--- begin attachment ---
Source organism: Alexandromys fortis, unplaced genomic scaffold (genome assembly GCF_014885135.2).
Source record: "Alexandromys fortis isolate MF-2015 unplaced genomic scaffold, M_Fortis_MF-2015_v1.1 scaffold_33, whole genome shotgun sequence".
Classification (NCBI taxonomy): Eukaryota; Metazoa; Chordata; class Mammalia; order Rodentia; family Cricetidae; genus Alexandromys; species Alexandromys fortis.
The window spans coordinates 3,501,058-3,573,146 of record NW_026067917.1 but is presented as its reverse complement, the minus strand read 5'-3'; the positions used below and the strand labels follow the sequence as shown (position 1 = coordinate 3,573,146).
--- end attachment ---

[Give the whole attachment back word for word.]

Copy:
Source organism: Alexandromys fortis, unplaced genomic scaffold (genome assembly GCF_014885135.2).
Source record: "Alexandromys fortis isolate MF-2015 unplaced genomic scaffold, M_Fortis_MF-2015_v1.1 scaffold_33, whole genome shotgun sequence".
Classification (NCBI taxonomy): Eukaryota; Metazoa; Chordata; class Mammalia; order Rodentia; family Cricetidae; genus Alexandromys; species Alexandromys fortis.
The window spans coordinates 3,501,058-3,573,146 of record NW_026067917.1 but is presented as its reverse complement, the minus strand read 5'-3'; the positions used below and the strand labels follow the sequence as shown (position 1 = coordinate 3,573,146).